The measure of what Dana Tenenbaum means to the North York Rangers can be demonstrated by a story that head coach John Dean likes to tell.
While the captain was recovering from an early-season injury, two players in unrelated situations approached Dean to be scratched from the lineup, just so Tenenbaum could sit on the bench.
The man they call “bomber” could hardly complete pre-game warm-ups, so tender was his ailment, yet the team played with an increased energy-level from the previous contest and came out with the win with only 19 able-bodied players.
“I guess the guys feel a little safer when I’m there,” said the big 20-year-old defender outside of the Rangers dressing room after a 3-2 victory over Milton.
“I guess not too many guys on any team are that vocal and the voice that I kind of bring to the room a lot of guys like, it helps them feel comfortable. I can’t say what it’s like when I’m not out there, but we have been on quite the roll since I came back.”
‘Quite the roll’ is a bit of an understatement.
The Rangers went 5-7 when he was out of the line-up in November to suspension, but have gone undefeated since he returned; a streak of 12 games.
At 6-foot-4 and 200 pounds, Tenenbaum is as physically imposing a player as any in the league. As the rules around fighting have tightened, the Mississauga-native’s other talents have really come to the forefront as he has done a tremendous job staying out of the penalty box while using his size and strength to impose his will along the wall and in the defensive zone.
For him, it is about doing whatever it takes to bring wins to the club.
“Changing momentum is my biggest goal,” he said.
“If something doesn’t go our way one shift, I like doing something the next shift – like a big hit or a good pinch or something – to shift momentum in the game.”
The Rangers skipper did not start playing hockey until the relatively late age of eight years old, and only did so at the beginning in order to spend more time with his friends. Yet as time passed, he realized how much he enjoyed it and how good he was, and it did not take long for him to shift from House League to the higher, more organized levels of the game.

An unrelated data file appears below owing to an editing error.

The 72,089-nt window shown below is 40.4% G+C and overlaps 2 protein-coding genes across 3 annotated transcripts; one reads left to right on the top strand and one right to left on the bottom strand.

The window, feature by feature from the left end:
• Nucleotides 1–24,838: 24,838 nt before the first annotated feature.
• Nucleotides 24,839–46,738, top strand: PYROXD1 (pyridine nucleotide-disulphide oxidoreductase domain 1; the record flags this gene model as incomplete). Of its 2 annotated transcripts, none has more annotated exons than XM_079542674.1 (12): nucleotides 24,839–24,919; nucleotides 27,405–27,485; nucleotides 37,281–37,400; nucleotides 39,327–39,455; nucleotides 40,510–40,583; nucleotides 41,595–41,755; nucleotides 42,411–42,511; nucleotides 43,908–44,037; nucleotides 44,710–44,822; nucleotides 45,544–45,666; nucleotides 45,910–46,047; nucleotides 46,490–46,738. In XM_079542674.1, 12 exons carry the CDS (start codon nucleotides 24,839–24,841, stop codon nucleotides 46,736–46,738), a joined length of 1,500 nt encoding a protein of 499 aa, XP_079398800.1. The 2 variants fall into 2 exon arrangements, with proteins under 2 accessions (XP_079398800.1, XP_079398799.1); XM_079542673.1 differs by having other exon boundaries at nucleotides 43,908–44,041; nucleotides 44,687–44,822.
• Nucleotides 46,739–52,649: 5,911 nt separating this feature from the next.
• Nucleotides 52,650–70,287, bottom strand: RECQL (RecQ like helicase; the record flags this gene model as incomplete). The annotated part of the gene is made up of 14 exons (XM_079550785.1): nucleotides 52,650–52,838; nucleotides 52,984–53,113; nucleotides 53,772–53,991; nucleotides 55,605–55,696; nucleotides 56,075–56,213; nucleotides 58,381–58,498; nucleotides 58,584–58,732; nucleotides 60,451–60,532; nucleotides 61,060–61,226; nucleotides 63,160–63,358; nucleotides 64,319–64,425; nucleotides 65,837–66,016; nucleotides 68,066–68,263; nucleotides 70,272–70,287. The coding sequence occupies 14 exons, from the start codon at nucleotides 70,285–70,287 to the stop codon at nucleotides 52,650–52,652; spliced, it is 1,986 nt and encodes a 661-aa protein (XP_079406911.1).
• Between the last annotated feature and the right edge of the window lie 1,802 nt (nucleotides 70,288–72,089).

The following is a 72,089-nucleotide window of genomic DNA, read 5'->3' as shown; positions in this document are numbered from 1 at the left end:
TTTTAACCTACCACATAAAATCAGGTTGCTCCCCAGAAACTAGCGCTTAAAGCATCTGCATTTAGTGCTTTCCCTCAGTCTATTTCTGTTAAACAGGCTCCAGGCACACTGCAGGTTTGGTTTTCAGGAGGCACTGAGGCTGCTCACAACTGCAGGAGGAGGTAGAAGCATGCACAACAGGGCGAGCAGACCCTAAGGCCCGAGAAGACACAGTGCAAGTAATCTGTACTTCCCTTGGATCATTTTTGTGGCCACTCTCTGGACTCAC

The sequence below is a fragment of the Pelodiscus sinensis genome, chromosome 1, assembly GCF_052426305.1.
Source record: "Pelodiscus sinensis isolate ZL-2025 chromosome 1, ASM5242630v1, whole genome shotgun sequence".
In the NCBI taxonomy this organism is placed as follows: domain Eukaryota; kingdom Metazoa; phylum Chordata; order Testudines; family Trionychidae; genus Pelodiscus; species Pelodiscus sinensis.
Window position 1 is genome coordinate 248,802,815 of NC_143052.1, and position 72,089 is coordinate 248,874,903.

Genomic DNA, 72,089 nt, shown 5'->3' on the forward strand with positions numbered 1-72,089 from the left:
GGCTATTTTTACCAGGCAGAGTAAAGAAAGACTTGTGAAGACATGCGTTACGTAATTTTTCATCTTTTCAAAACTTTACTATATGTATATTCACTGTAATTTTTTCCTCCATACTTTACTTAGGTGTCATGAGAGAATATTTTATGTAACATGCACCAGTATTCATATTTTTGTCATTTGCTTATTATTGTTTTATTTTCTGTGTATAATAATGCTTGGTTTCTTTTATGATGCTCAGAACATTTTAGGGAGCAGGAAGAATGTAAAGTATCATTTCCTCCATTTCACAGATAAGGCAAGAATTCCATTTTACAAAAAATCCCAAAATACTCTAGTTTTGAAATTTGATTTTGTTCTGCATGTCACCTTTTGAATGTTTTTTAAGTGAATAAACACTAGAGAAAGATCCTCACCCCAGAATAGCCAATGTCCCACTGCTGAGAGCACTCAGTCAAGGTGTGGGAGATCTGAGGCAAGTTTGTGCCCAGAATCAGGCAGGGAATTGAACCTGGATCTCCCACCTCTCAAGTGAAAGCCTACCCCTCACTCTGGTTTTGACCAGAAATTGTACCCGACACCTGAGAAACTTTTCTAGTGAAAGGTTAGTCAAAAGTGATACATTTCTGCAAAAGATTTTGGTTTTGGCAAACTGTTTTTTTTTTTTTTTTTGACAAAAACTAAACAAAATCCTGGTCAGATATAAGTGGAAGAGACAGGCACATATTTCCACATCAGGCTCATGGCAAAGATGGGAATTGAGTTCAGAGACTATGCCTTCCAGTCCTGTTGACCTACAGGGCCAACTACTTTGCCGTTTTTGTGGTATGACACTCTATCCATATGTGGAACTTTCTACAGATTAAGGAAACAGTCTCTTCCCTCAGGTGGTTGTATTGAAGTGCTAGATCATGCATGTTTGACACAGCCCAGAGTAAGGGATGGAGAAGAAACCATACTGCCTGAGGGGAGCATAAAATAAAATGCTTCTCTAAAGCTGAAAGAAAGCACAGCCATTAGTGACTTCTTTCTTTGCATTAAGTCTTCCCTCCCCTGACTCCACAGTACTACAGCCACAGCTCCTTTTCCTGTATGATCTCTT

Tenenbaum first wore the Rangers jersey in bantam where he was coached by Dean. Although it appears today as if the two are cut from the exact same cloth, according to Dana, it wasn’t a great relationship at the beginning.
“He cut me from North York after bantam,” Tenenbaum said with a grin.
“So that’s when I first met him. I didn’t really like him, but I also didn’t really know him.”
After a series of moves that took the tall teenager from the Don Mills Flyers midget triple-a, through to the OJHL’s Brampton Capitals and Wellington Dukes, as well as a brief stint in British Columbia with the Coquitlam Express, Tenenbaum was acquired by the Rangers mid-way through last season.
And he has not looked back, parlaying a high character and leadership level into being named captain ahead of this season; a distinction that he does not take for granted, and one that he wears with tremendous pride.
“It’s probably the thing I am most proud about in my life right now,” Tenenbaum said back in October.
“It’s pretty special, especially playing here when I was younger, seeing the junior team playing and being around that for quite a few years. To be able to play junior hockey and to be the captain of this team, it’s pretty neat, it’s a huge honour and hopefully I’m doing a good job.”
Jacob Keogh, the Rangers starting goaltender since Jason Pucciarelli went down at the very beginning of the aforementioned unbeaten streak, has had much to gain from his captain’s presence – both in the dressing room and the defensive zone.
“He really is amazing,” Keogh said.
“He will do absolutely anything for the team to win. He hits, he gets the team fired up and on some nights I’m pretty sure he blocks more shots than I do. When he isn’t there, the team is different in a very clear and obvious way.”
There are certainly two sides to Tenenbaum.
At game-time he can be as intense as anybody in the league, such as when on Oct. 27 at Mississauga he felt that a Charger had gone after the Rangers’ youngest player, Matthew Whittaker, with a cheap-shot. Tenenbaum took personal exception, as he would for anybody on the team, and went right in to protect the rookie with an almost unbridled tenacity.
Yet off the ice he is a friendly, engaging and well-spoken young man with a personality that dominates the Rangers dressing room, and he has used that power to instill in his charges a never-say-die, aggressive mentality that has aided the team in their quest to be one of the premier units in the league.
And as far as Coach Dean is concerned, there is no doubt who the captain of his ship is.
“This is not my team,” he said without flinching.
“This is Dana Tenenbaum’s team.”
Dana wishes to play college hockey in the States next year and has the character, leadership and physical abilities to be tremendously successful wherever he ends up.